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'If we can save one life then it's worth it': Local groups help veterans fight addiction

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Posted at 11:22 PM, May 29, 2024

INDIANAPOLIS — May is Military Appreciation Month, but two local groups work year-round to help veterans facing substance use disorders and shed light on resources available to combat the crisis.

Overdose Lifeline is one of those organizations helping with that fight.

Every month they pack about 24,000 Narcan kits to distribute.

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Local organizations help vets fight addiction

“It’s more important than ever for people to understand access to the overdose reversal drug Naloxone is critical to saving someone’s life,” explained Justin Phillips, who founded the organization after the overdose death of her youngest son, Aaron.

Thousands of those life-saving Narcan kits will go to Renegade Recovery, a non-profit that hits the streets of Indianapolis to hand them out.

"Some of these folks are in homeless camps, the camps are really distant from the city streets and by the time 911 would get there, someone would be dead,” said founder Maston “Rebel” Willis.

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Local organizations help vets fight addiction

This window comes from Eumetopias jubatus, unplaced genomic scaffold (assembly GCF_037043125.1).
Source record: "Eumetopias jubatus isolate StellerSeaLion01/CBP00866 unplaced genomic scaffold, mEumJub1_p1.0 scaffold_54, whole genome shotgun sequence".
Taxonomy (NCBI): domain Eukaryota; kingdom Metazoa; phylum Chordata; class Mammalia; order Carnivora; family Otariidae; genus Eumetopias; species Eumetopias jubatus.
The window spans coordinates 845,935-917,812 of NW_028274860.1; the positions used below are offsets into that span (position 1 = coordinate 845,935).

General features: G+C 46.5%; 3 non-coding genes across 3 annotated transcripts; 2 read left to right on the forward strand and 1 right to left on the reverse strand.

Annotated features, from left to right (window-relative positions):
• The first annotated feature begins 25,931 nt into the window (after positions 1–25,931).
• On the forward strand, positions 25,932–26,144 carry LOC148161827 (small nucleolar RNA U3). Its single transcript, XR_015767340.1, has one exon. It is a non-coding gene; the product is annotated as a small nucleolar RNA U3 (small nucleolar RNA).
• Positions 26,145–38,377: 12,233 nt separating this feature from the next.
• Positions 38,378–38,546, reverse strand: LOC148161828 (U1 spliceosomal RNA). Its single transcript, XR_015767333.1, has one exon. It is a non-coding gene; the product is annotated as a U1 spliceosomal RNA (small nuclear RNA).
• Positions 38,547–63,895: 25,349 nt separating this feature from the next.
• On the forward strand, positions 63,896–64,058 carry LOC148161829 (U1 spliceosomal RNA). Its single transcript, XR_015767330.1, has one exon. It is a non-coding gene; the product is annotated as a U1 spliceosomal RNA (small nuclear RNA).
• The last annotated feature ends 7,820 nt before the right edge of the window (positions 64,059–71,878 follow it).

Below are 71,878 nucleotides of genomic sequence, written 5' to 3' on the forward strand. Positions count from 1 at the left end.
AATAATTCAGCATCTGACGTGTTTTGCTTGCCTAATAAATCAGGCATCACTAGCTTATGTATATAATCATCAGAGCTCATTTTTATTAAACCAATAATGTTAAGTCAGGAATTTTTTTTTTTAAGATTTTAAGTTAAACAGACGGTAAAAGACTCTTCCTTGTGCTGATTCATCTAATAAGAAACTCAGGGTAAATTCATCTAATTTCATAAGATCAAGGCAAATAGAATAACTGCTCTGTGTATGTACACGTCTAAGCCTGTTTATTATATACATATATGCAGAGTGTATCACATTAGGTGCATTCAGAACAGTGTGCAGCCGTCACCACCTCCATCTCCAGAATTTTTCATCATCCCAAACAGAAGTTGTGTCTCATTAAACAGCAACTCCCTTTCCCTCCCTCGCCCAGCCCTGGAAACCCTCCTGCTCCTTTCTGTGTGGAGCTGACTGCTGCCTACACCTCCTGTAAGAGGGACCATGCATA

Willis is a veteran who started the organization after overcoming his own battle.

"Anytime you go into the United States Armed Forces, you do not come home the same,” he said. "I was heavily alcoholic, and drug addicted. I didn't think it would lead me to the places it did. It led me to homelessness"

Willis said far too often vets don’t know where to return when they come back from serving our country.

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Local organizations help vets fight addiction

Many veterans face a range of physical and mental health issues, including chronic pain, post-traumatic stress disorder (PTSD), depression and anxiety, which can ultimately contribute to the development of addiction.

"One in every ten veterans suffer from substance use disorder and we know they're a part of the population we need to seek out,” said Phillips.

Both organizations are now working together to meet the need right where it is.

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Local organizations help vets fight addiction

Their goal is to restore that connection by shedding light on basic resources, like the VA, the Salvation Army, and Wheeler Mission so that vets can then get help fighting their substance use disorder.

“If they can just get connected and get housing and get that kind of help that would put them on the map," said Willis. "Our goal is to reach whoever we can. If we can save one life then it's worth it."

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Local organizations help vets fight addiction